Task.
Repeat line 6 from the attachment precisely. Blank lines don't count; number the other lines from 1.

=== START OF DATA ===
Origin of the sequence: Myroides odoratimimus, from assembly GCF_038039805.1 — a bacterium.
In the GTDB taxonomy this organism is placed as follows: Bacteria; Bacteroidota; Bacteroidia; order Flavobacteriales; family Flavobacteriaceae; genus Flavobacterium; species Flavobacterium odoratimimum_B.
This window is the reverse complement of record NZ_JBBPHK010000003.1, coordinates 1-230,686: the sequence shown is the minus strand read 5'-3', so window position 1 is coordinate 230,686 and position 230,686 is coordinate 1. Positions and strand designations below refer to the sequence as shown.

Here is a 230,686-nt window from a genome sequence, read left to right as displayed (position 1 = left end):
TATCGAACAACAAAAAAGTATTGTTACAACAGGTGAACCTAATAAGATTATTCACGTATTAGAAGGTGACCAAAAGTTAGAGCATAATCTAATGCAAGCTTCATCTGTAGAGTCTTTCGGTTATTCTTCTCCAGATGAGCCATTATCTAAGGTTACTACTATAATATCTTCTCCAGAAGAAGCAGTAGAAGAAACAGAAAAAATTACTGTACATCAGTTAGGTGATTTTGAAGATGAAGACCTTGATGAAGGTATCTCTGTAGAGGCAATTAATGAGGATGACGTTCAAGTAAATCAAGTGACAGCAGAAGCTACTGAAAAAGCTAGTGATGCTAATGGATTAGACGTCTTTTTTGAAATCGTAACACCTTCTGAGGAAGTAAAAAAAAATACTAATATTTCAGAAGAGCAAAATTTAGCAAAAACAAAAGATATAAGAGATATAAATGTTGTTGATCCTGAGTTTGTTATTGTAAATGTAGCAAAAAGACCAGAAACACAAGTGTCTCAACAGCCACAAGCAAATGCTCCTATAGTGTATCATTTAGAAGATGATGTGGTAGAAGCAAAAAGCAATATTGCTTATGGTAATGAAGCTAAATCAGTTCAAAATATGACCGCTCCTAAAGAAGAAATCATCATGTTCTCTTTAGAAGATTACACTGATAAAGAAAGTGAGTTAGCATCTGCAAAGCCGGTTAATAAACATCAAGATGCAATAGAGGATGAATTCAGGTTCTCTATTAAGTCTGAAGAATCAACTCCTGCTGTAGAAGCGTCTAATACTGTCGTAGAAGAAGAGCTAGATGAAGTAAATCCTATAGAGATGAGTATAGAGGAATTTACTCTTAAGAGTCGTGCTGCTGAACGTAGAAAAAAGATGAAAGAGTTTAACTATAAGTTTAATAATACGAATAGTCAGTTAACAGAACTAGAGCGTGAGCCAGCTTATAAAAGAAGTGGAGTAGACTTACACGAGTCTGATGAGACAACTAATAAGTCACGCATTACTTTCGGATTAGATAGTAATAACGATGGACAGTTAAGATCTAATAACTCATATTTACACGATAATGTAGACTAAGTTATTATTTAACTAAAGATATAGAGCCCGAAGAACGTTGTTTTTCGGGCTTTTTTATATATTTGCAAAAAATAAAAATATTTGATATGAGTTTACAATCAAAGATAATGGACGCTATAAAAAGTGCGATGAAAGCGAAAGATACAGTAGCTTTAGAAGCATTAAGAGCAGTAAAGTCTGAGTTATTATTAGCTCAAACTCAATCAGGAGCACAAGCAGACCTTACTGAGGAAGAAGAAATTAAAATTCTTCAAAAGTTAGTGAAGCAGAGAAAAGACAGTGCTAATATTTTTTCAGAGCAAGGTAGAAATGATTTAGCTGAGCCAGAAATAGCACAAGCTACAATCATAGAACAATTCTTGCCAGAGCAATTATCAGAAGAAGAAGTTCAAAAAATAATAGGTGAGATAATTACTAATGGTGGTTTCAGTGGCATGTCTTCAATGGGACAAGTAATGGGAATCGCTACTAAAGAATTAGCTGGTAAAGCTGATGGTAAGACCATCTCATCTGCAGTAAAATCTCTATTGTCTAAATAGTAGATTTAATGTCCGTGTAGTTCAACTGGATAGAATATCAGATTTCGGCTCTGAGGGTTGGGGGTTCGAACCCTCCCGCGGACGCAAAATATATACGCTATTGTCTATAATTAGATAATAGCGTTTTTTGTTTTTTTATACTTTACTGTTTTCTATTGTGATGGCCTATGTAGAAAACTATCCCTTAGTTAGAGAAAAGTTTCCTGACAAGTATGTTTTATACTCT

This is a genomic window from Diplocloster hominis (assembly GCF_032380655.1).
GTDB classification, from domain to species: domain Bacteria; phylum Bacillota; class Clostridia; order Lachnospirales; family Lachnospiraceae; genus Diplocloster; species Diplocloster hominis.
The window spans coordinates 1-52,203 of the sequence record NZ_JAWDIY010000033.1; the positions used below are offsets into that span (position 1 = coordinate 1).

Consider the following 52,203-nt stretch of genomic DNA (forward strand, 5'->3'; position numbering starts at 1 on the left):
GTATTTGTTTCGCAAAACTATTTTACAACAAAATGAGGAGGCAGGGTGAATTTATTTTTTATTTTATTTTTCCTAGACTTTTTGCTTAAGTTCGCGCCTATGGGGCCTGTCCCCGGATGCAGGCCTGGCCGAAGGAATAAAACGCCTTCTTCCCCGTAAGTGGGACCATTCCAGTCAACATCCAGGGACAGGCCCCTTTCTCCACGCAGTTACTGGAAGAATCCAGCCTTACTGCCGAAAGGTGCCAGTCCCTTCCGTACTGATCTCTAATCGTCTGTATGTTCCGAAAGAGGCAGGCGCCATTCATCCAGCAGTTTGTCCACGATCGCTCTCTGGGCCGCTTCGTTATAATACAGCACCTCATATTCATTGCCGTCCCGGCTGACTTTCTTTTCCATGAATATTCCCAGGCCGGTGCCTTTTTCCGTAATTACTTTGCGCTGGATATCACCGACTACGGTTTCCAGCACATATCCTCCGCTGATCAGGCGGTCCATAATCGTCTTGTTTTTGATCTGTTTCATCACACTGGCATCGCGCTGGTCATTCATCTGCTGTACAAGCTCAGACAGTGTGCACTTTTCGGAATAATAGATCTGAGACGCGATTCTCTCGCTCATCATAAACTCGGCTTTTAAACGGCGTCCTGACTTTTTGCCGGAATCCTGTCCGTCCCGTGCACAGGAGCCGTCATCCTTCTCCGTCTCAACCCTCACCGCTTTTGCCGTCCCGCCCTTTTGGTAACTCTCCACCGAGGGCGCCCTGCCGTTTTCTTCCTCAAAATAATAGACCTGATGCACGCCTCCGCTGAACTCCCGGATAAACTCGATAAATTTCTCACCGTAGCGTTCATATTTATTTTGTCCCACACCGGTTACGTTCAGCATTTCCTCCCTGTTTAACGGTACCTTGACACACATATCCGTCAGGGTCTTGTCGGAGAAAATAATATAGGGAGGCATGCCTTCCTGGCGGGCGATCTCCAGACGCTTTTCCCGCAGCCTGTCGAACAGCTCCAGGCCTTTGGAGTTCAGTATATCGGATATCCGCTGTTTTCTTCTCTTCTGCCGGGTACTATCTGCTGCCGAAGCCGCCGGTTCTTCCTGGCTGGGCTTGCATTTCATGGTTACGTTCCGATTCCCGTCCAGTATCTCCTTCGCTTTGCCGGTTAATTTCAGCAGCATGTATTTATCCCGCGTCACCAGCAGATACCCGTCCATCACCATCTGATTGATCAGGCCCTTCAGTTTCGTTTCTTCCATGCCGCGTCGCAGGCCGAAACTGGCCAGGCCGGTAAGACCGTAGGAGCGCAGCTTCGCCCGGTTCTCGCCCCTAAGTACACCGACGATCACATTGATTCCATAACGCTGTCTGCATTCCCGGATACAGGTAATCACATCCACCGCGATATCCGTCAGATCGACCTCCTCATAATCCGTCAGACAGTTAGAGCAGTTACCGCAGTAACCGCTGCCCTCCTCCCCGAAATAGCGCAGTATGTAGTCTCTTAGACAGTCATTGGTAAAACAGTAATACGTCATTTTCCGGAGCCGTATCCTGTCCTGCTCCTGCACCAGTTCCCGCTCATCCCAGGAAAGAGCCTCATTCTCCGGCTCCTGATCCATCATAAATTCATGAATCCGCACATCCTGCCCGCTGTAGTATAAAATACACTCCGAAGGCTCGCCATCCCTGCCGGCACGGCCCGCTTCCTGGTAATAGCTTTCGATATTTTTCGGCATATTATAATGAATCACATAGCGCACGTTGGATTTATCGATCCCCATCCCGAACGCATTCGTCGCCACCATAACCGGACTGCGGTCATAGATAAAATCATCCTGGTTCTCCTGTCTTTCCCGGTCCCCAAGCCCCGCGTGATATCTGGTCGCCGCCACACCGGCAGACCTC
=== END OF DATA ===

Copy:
This is a genomic window from Diplocloster hominis (assembly GCF_032380655.1).